the prospectus for compliance with SEC regulations. They will normally handle the individual state Blue Sky qualiﬁcations of the issue and work closely with the underwriter in drafting the underwriting agreement and the various underwriters/ syndicate selling agreements as well as reviewing all important agreements
into which the company has entered. Last — but not least — the underwriter’s attorney will review all the corporate documents — such as minutes, bylaws, and articles of incorporation — to ensure registration statement disclosures
You may be shaking your head right about now, but don’t! These professionals are involved with your IPO to ensure that you conform to SEC rules and regulations and that your IPO worries are minimized.
The selection process
Selecting the right underwriter for your company is not simple. You may, in fact, be determining the success of your offering then and there, so take your time and be objective. In general, the size of the underwriting ﬁrm will mirror the size of the company’s potential offering. Typically, a company will speak to several underwriters ﬁrst, and this process is really a two-way street. Exercise care in these early interviews to assure the relationship remains balanced. This will prove beneﬁcial, both before and after going public.
Ideally, begin building relationships at least one or two years in advance of your IPO. This may also allow the ﬁrm to help raise capital as a “bridge to an IPO,” should the need arise.
An investment banking or underwriter relationship is a lot like a romance. It is often built on well-intended words, can get very intense and, for various reasons, fall apart. When it comes to your IPO, though, you must be in it for the long haul, so keep your eyes wide open.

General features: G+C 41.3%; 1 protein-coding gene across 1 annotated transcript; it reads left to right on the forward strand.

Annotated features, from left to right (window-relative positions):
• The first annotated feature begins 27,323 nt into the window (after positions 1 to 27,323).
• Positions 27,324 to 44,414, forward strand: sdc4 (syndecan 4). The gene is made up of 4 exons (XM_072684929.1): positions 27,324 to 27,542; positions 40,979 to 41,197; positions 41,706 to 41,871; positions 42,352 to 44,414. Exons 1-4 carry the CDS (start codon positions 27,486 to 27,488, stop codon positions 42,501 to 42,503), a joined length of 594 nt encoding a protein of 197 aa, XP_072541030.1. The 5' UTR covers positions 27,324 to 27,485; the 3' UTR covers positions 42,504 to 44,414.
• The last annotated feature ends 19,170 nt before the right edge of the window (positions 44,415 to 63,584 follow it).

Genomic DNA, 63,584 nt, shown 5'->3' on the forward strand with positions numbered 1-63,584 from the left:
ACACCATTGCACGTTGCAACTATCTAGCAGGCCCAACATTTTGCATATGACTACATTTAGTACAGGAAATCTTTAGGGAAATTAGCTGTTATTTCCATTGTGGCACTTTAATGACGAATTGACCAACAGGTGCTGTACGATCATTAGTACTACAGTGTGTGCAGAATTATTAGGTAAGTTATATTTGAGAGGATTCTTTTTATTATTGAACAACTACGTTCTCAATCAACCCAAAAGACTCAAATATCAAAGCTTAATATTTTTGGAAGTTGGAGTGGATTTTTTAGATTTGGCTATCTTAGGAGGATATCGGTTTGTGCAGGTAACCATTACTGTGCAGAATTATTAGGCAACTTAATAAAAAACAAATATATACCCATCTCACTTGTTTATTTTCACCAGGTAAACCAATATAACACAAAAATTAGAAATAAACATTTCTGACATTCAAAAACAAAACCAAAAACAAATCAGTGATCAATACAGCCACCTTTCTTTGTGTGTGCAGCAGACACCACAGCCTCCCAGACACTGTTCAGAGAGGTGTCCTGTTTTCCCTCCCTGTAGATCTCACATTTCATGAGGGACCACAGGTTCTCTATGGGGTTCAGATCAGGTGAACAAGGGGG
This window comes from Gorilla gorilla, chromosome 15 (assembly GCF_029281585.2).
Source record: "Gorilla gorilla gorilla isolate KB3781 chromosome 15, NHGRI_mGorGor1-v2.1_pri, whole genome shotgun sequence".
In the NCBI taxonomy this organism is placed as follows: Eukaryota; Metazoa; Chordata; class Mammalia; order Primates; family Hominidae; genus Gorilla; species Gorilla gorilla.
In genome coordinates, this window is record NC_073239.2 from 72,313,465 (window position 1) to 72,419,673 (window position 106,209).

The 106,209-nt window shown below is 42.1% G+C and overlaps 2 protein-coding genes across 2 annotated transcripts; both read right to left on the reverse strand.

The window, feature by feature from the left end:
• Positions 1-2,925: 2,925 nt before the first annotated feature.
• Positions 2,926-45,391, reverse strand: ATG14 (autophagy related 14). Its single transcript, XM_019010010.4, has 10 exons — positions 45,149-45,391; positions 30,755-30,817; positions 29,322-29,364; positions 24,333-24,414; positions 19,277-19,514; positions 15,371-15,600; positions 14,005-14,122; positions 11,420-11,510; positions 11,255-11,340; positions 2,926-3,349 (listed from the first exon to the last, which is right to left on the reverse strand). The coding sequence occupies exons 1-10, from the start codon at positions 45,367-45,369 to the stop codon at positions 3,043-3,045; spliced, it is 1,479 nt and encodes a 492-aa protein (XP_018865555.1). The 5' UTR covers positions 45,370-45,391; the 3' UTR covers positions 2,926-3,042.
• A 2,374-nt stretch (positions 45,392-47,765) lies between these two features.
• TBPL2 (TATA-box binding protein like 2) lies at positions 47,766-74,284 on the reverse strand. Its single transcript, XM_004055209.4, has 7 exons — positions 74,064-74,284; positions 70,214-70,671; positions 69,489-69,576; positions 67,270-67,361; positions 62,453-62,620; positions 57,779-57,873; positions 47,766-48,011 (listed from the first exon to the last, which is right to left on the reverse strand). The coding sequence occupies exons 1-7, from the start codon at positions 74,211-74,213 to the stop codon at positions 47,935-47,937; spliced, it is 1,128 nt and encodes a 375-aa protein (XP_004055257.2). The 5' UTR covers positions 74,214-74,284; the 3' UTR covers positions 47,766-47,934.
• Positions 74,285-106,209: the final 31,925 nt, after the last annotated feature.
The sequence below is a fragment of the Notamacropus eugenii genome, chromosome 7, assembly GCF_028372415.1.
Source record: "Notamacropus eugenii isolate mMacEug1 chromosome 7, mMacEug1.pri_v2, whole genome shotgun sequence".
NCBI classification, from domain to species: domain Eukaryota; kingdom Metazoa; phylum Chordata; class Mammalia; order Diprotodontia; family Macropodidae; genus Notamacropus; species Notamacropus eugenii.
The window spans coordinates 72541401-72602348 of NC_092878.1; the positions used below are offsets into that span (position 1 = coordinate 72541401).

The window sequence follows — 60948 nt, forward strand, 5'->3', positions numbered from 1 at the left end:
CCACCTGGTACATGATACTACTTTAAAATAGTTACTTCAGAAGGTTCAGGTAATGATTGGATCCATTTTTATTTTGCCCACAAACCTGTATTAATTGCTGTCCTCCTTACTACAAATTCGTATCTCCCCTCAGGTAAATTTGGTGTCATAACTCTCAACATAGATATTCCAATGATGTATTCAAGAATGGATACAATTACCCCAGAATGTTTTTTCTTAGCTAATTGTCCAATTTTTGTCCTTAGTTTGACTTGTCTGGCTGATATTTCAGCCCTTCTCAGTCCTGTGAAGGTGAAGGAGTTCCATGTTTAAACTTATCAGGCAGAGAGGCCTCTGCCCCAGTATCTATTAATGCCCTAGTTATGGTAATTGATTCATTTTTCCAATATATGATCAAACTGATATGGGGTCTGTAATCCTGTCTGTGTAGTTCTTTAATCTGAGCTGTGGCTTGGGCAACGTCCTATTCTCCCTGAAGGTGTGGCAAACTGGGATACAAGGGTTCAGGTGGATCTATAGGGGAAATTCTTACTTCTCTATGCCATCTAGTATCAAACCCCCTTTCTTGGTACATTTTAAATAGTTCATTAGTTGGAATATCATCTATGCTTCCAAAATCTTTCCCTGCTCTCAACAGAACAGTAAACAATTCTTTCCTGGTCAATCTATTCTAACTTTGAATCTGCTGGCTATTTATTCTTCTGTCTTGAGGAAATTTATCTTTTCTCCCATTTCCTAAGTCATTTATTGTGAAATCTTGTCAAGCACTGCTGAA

Before you become “engaged” with a letter of intent, make sure you have done your homework. Although a letter of intent does not necessarily bind either party, it can prevent you from dealing with other underwriters for a stipulated period of time. Thus, do not enter into such a letter until you are conﬁdent of your choice.
After you have identiﬁed two or three underwriters who are interested in your company, you must then evaluate each, in part, by answering some important questions.
—What is the ﬁrm’s experience and track record with your company’s industry? Financial printers (e.g., Bowne, R.R. Donnelly, and Merrill Corporation) and independent research ﬁrms (e.g., Thomson Financial, IPOMonitor.com, Hoovers.com) provide terriﬁc data on underwriters — including number of deals overall and by sector, percentage increase in value, compensation, etc.
—Will the underwriter still provide quality after-market support in an active market?